Life and Death review on the Journal of Popular Music Studies

A review of Life and Death was published on the Journal of Popular Music Studies (June 2017) by James Weissinger. You can read the full review here (pdf). An excerpt below!

Dubbed out electronic handclaps crackle in space, their echoing digital delay moodily fading as a rubbery synth bass pulses into the mix. This is the haunting, exuberant, impossible introduction to “Don’t Make Me Wait,” the NYC Peech Boys’ 1982 12” record, famously produced by Paradise Garage DJ Larry Levan. Melding disco, gospel, and rock, the song is one of the many genre-breaking works closely profiled in Tim Lawrence’s exhaustive Life and Death on the New York Dance Floor, 1980–1983. Building on his previous study of 70s dance culture in Love Saves the Day: A History of American Dance Music Culture, 1970–1979 and complementing his most recent book, Hold On to Your Dreams: Arthur Russell and the Downtown Music Scene, 1973–1992, Lawrence ambitiously maps the many overlapping early-80s scenes—No Wave, NewWave, post-disco, early hip hop, 80s R&B—all at once.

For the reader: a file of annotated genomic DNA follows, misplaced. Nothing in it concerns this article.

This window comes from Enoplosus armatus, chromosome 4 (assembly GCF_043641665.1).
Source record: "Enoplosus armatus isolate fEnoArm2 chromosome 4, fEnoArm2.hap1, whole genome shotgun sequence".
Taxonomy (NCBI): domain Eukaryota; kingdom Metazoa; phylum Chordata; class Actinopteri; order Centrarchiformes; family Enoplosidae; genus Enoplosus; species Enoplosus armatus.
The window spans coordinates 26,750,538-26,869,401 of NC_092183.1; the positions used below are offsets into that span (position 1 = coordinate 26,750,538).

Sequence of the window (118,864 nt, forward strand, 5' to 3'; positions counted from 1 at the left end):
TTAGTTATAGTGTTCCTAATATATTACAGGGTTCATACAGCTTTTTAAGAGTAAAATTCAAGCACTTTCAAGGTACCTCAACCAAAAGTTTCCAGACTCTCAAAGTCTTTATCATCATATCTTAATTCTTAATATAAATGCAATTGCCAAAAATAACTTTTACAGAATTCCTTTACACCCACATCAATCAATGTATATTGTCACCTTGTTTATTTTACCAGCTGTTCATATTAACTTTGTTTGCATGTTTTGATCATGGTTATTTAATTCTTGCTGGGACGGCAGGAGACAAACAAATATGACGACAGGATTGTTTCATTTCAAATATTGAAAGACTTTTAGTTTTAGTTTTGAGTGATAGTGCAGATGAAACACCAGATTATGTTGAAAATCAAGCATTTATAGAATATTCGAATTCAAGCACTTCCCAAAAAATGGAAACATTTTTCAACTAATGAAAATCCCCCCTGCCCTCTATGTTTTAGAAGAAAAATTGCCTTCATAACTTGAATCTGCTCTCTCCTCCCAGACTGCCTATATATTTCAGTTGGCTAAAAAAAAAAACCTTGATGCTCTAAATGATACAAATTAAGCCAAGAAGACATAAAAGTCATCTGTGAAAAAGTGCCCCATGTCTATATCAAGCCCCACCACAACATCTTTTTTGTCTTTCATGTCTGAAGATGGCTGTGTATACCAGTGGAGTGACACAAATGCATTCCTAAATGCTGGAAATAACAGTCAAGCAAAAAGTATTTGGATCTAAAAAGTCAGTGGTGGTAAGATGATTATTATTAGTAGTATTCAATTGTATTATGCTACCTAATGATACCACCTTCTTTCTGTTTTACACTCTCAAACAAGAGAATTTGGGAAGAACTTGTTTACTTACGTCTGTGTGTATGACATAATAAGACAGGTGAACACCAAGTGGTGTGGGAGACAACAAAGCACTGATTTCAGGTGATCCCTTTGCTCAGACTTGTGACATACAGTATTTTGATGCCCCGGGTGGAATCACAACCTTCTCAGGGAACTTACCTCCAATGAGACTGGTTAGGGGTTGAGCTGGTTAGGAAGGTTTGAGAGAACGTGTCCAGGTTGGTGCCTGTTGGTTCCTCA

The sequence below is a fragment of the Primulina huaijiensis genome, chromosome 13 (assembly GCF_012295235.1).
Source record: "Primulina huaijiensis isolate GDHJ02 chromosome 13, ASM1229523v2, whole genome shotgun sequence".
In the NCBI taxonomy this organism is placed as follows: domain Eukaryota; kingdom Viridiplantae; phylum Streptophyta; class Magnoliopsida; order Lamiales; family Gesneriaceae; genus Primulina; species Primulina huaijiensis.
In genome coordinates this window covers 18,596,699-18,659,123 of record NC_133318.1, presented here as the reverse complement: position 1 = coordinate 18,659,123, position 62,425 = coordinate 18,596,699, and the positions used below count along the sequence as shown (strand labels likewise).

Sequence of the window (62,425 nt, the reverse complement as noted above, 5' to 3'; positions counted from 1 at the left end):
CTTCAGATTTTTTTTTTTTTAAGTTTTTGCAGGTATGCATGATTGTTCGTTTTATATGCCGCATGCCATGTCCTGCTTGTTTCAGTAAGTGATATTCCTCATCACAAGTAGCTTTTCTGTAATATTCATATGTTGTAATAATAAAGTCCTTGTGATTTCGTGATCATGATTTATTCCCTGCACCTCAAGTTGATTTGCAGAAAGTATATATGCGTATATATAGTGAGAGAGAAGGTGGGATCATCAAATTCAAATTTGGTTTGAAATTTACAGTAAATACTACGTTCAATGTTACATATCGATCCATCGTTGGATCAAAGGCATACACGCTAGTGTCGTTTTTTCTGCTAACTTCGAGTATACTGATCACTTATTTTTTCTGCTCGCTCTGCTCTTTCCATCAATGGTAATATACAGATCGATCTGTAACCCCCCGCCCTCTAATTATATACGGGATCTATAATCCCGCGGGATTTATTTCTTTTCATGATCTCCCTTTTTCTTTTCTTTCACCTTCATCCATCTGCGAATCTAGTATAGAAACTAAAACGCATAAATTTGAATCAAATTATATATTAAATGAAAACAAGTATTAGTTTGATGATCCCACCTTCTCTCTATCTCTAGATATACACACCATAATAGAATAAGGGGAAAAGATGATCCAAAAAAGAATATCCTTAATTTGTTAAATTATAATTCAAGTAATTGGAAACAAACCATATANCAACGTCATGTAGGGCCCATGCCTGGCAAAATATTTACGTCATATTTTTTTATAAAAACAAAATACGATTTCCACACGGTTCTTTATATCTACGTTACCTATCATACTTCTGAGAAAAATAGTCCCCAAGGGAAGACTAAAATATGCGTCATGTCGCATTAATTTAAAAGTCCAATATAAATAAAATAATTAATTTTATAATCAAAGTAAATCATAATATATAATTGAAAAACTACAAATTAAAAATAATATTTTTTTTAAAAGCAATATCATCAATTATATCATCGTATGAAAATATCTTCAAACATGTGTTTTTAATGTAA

— James Weissinger, Journal of Popular Music Studies

Wire review + Tidal playlist

Still physical, still sharp as nails, Wire magazine has published a super-generous review of Life and Death on the NY Dance Floor that’s left me wondering if it can really be my work that’s being referred to. Niels Van Tomme writes:

“Life and Death on the New York Dance Floor is a remarkably intense piece of ‘community writing’. It breathes life into an iconic historical epoch and sociocultural scene without ever retreating into nostalgia or naive celebration. […] In fact, there’s something unexpectedly electrifying about reading Lawrence’s exceptionally well-researched historical studies [Love Saves the Day and Hold On to Your Dreams as well as L&D]. It is the sensation of remotely yet meaningfully becoming part of something hitherto only secretly known. One comes slowly yet unequivocally aware of how that specific era’s cultural and sociopolitical conditions, so thoroughly reconstructed in these works, resonate with the current sense of cultural and political impasse. […] Lawrence truly performs an act of captivating scholarship, without ever falling into the pitfalls of academic-speak. […] Lawrence is a master of relating these developments [Reaganomics, AIDS, the crack epidemic] to the sonic worlds other have shaped. Despite his narrative being shrouded in loss and anger, you walk away with the idea that ‘given the right conditions, a different city can exist’. This is both energising and politically apt, with that decade’s unscrupulous New York real estate mogul now dictating today’s unforgiving global political climate.”

On request I’ve written a short piece about the music of the 1980-83 era plus created a 46-track playlist for Tidal: